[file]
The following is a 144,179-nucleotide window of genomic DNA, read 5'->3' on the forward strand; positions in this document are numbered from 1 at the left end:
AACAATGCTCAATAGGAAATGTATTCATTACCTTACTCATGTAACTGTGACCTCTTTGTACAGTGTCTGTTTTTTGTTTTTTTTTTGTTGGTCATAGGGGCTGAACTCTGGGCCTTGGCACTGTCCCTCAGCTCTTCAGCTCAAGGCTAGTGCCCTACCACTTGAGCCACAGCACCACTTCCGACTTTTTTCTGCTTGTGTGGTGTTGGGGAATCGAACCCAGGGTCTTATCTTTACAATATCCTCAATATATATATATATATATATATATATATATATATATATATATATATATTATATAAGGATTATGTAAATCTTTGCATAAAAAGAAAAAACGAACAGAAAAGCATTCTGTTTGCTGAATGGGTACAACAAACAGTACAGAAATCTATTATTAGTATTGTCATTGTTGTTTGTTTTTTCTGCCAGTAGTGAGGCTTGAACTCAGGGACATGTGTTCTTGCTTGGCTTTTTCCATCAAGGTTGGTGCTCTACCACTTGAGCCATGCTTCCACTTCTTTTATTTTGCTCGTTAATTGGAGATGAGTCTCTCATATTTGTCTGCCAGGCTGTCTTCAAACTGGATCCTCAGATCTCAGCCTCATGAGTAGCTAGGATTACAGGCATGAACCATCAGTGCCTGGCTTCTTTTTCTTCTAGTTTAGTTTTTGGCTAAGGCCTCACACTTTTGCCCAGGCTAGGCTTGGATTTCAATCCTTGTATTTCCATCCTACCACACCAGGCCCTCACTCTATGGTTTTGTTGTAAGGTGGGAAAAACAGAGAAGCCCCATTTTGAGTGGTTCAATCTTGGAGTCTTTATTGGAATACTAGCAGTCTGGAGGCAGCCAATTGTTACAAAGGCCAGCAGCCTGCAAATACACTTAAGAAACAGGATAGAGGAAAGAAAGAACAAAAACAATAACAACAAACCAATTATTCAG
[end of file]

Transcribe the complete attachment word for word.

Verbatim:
The following is a 144,179-nucleotide window of genomic DNA, read 5'->3' on the forward strand; positions in this document are numbered from 1 at the left end:
AACAATGCTCAATAGGAAATGTATTCATTACCTTACTCATGTAACTGTGACCTCTTTGTACAGTGTCTGTTTTTTGTTTTTTTTTTGTTGGTCATAGGGGCTGAACTCTGGGCCTTGGCACTGTCCCTCAGCTCTTCAGCTCAAGGCTAGTGCCCTACCACTTGAGCCACAGCACCACTTCCGACTTTTTTCTGCTTGTGTGGTGTTGGGGAATCGAACCCAGGGTCTTATCTTTACAATATCCTCAATATATATATATATATATATATATATATATATATATATATATATATATTATATAAGGATTATGTAAATCTTTGCATAAAAAGAAAAAACGAACAGAAAAGCATTCTGTTTGCTGAATGGGTACAACAAACAGTACAGAAATCTATTATTAGTATTGTCATTGTTGTTTGTTTTTTCTGCCAGTAGTGAGGCTTGAACTCAGGGACATGTGTTCTTGCTTGGCTTTTTCCATCAAGGTTGGTGCTCTACCACTTGAGCCATGCTTCCACTTCTTTTATTTTGCTCGTTAATTGGAGATGAGTCTCTCATATTTGTCTGCCAGGCTGTCTTCAAACTGGATCCTCAGATCTCAGCCTCATGAGTAGCTAGGATTACAGGCATGAACCATCAGTGCCTGGCTTCTTTTTCTTCTAGTTTAGTTTTTGGCTAAGGCCTCACACTTTTGCCCAGGCTAGGCTTGGATTTCAATCCTTGTATTTCCATCCTACCACACCAGGCCCTCACTCTATGGTTTTGTTGTAAGGTGGGAAAAACAGAGAAGCCCCATTTTGAGTGGTTCAATCTTGGAGTCTTTATTGGAATACTAGCAGTCTGGAGGCAGCCAATTGTTACAAAGGCCAGCAGCCTGCAAATACACTTAAGAAACAGGATAGAGGAAAGAAAGAACAAAAACAATAACAACAAACCAATTATTCAG